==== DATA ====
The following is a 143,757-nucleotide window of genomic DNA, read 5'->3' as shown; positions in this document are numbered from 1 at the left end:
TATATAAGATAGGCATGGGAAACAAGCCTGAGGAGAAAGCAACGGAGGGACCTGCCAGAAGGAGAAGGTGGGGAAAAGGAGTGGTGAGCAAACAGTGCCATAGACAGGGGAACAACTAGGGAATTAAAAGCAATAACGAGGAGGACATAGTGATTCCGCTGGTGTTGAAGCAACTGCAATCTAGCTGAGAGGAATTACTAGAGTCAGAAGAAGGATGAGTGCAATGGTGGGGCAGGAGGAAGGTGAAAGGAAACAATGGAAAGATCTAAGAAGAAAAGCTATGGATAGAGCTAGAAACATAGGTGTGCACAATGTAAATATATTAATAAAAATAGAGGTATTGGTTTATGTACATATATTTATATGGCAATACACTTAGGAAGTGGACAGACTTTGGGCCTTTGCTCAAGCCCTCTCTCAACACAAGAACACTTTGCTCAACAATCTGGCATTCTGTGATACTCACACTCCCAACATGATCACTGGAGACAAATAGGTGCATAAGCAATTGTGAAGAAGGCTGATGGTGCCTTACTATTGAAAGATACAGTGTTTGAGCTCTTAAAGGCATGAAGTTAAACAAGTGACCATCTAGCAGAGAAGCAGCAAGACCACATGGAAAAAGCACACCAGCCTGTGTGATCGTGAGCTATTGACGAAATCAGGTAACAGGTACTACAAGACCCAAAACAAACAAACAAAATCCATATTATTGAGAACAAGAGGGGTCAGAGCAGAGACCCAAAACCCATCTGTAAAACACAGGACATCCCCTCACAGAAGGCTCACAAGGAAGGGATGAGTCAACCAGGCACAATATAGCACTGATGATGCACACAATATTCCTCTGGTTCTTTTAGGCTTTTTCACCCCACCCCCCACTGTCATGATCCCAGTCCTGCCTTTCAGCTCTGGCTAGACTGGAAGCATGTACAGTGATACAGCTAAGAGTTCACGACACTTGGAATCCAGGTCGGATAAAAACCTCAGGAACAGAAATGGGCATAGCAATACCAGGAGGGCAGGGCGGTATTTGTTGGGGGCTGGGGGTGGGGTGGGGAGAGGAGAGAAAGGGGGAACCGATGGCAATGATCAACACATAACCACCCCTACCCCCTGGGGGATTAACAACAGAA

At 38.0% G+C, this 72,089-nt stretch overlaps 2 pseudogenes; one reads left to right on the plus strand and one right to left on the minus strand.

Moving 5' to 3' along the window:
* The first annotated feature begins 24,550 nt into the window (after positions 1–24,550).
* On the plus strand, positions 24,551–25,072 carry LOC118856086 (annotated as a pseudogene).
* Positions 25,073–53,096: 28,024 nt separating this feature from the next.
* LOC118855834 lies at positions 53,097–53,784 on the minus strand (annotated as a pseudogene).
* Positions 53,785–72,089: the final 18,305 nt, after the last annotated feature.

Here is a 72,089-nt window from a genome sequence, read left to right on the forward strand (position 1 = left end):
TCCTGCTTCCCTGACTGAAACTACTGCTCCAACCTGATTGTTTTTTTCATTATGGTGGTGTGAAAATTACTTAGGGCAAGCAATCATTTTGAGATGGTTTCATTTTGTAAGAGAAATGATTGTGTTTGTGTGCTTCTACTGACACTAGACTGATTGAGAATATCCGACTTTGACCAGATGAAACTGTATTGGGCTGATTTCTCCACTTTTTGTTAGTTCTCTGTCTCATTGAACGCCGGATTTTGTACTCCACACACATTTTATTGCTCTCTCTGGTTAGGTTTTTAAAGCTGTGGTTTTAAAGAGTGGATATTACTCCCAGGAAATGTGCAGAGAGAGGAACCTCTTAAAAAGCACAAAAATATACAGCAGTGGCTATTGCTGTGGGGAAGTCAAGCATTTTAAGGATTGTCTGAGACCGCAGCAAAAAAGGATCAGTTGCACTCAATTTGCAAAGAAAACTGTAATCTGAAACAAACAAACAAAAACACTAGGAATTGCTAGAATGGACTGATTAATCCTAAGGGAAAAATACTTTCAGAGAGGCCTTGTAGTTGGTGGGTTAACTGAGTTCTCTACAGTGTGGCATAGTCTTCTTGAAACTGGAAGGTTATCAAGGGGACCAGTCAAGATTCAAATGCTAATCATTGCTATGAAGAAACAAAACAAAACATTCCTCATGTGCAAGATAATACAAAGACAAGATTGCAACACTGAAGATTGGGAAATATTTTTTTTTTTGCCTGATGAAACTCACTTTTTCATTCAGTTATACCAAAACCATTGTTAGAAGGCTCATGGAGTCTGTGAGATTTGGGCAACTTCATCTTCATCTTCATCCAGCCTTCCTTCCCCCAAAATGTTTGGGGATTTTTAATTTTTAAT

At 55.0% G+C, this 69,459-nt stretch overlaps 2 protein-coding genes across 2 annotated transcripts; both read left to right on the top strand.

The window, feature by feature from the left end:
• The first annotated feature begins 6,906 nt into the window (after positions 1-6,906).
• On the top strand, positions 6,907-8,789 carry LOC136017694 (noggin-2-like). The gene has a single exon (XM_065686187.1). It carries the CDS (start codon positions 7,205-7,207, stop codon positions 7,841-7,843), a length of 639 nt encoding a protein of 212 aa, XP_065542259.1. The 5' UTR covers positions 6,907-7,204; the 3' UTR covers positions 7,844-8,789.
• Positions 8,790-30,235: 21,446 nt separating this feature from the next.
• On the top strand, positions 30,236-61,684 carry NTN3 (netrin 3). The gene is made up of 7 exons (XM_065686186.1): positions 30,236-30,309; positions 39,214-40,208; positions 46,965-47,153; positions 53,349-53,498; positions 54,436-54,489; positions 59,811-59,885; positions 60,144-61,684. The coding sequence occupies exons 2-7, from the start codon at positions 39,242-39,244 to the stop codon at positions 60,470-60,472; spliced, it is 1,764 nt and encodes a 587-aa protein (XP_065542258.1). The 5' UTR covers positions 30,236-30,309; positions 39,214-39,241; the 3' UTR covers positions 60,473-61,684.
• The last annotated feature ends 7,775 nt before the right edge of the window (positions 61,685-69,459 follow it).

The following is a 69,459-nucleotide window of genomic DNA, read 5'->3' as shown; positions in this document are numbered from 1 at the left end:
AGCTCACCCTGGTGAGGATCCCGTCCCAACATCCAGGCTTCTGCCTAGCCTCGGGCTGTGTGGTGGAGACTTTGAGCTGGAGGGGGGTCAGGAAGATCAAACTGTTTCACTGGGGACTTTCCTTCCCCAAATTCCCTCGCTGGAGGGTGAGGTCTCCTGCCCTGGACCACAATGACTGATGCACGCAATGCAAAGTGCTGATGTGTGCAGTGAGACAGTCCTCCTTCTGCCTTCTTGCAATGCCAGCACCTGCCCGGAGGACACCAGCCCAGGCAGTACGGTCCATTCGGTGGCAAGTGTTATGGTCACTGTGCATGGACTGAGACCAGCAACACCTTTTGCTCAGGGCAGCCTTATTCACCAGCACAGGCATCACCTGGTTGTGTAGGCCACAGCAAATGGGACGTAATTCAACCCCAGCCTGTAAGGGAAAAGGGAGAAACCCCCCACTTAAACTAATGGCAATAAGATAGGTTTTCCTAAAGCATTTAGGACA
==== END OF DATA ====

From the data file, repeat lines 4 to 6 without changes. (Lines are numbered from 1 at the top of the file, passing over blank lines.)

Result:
Moving 5' to 3' along the window:
* The first annotated feature begins 24,550 nt into the window (after positions 1–24,550).
* On the plus strand, positions 24,551–25,072 carry LOC118856086 (annotated as a pseudogene).